A County Court Judgement (CCJ) is a court order issued against you or your company if you fail to pay back a debt to a creditor. Through this order, the court is instructing you to repay the amount owed.
For example, if you have an unpaid bill and you ignore all reminder letters and phone calls regarding the debt, eventually the creditor you owe will lose patience with you. This is when they usually take you to court to apply for a court order or CCJ. The CCJ should not come as a surprise to you as your creditor should have already forewarned you by issuing a ‘default notice’ or a ‘letter before action’.
I’ve received a CCJ
The CCJ will take the form of a letter from the county court, which issued the judgement. The letter will be accompanied by three forms:
- N1 – Stating the amount owed.
- N9A – An admission form.
- N9B – A defence form.
If you admit you are liable for the specified debt, you will need to complete the N1 and N9A forms and return them within 16 days. Complete all the sections and discuss payment options based on your income and expenditure. You can contact us to help you with this if necessary.
However, if you want to dispute the court order, then you will need to complete the N9B form. To challenge the court order, you will need to get in contact with us as soon as possible to discuss your options.
How to deal with a CCJ
To effectively deal with a CCJ, you will need to take several important steps. This process is simple to follow.
- Firstly, make sure the paperwork received is legitimate and from the courts, not just a threat of action. Everything you need to look for to ensure this document is a real CCJ is discussed above.
- Complete the N1 stating the amount owed, and either the N9A or N9B depending on whether you want to pay or dispute the CCJ.
- As soon as you receive the CCJ, it is registered on your credit file for six years, unless you pay the debt back within 30 days of the CCJ’s issuing, in which case it won’t be recorded. The CCJ will usually specify the monthly amount that you will need to pay, or you may be able to make a payment offer yourself. If creditors are not happy with the offer of payment or you don’t respond to this order, then they can demand the full amount immediately.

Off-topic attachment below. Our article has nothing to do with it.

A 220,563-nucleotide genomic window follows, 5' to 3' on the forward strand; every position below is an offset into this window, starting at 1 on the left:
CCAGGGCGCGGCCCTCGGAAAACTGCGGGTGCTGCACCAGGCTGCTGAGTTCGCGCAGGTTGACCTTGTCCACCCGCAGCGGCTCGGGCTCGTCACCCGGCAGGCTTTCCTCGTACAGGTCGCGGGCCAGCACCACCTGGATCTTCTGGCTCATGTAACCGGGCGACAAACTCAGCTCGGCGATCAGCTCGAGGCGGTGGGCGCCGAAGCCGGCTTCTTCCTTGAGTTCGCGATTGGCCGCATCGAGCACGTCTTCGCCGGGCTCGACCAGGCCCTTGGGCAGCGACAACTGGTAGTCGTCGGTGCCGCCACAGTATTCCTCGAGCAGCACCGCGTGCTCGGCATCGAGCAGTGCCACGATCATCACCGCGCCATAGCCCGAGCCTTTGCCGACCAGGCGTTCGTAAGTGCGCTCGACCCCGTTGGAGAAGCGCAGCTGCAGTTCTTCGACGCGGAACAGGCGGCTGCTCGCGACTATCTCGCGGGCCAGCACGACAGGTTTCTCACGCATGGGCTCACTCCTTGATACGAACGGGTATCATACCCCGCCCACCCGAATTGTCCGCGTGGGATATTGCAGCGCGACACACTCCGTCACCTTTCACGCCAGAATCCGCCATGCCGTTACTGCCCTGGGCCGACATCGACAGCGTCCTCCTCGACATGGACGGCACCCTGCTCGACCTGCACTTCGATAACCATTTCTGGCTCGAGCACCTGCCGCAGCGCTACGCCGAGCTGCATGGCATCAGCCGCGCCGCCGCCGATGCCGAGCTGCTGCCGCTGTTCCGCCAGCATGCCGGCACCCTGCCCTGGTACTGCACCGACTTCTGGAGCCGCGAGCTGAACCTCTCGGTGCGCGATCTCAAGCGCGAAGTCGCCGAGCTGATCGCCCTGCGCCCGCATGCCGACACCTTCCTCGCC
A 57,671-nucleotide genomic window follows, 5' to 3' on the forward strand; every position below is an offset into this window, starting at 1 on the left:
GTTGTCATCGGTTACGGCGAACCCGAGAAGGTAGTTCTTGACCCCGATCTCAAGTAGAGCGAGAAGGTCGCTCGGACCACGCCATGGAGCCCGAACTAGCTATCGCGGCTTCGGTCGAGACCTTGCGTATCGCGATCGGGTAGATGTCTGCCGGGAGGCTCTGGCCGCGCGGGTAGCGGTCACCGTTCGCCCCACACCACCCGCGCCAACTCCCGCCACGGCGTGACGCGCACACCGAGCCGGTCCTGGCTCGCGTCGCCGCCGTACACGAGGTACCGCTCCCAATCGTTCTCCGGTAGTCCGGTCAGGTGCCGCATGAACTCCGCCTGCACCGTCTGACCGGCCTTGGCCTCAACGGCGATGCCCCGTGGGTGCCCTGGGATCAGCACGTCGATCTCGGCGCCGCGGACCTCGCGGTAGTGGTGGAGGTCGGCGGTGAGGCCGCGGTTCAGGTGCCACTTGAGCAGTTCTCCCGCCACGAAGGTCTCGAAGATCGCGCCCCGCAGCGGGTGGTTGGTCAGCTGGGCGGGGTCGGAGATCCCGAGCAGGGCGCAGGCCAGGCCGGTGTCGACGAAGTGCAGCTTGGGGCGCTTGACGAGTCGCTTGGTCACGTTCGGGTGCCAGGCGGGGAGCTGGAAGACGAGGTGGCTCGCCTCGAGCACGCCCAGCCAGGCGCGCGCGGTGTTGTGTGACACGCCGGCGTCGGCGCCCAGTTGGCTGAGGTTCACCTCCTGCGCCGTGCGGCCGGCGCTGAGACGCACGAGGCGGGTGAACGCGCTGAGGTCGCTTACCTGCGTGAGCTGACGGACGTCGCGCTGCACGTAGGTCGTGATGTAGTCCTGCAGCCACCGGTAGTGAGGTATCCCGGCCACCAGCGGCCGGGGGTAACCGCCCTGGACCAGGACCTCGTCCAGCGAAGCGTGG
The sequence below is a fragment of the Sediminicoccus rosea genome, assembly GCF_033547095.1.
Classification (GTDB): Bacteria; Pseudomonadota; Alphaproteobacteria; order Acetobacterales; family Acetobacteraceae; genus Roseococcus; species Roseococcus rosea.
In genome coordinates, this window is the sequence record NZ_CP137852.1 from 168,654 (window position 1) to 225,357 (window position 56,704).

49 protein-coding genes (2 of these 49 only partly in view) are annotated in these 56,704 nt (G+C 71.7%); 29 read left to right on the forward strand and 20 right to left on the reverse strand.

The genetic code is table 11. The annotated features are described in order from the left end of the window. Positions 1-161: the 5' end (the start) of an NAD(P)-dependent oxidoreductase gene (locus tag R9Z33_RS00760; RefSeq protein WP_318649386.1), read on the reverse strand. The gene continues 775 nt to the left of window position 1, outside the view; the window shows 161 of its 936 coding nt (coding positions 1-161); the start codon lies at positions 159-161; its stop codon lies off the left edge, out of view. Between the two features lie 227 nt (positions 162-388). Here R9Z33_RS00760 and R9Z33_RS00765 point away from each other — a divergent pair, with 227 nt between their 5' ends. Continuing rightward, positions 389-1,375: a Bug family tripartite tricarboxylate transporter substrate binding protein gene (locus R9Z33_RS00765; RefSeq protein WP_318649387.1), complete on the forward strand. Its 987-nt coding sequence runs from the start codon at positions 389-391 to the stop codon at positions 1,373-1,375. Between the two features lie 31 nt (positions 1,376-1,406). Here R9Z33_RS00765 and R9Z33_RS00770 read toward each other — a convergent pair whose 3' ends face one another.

- If you don’t maintain the payments for whatever reason, the creditor can ask the court to take further action such as sending in bailiffs, an attachment of earnings order or a charging order.
- If you inform the creditor of a change in circumstances, then it may be possible to vary the amount paid and avoid any serious action.
What if I ignore a CCJ?
Even if you feel you don’t owe the creditor money, a CCJ should never be ignored. While being the subject of a CCJ isn’t a criminal offence, and the judgement can’t force you to repay the specified amount, it can lead to further action from your creditors. They could employ third-party debt collectors, and potentially sending bailiffs or High Court Enforcement Officers (HCEOs) to recover assets worth the value of the debt. Having the judgement on your credit record will hurt your credit rating, making it harder to apply for credit, loans and finance in the future.
If you’re indebted to a creditor, they can apply for a County Court Judgement (CCJ). The best way to deal with a CCJ is to comply with the order unless you have a solid reason to contest it. If you can pay the CCJ off in 30 days, then you should do so. Paying within 30 days will remove the CCJ from your credit file. If you are unable to repay immediately, don’t ignore it, failing to pay means the CCJ stays on your record for six years.
How we can help
If you find yourself in personal debt or your company is struggling to pay what it owes, you should speak to us immediately, ideally before a CCJ is issued or other debt collection methods are actioned. The sooner you act, the more can be done to alleviate the debt. We have a team of licensed insolvency practitioners and experienced advisors to help you decide the best way forward. We can also help with personal debt, with solutions available for individuals.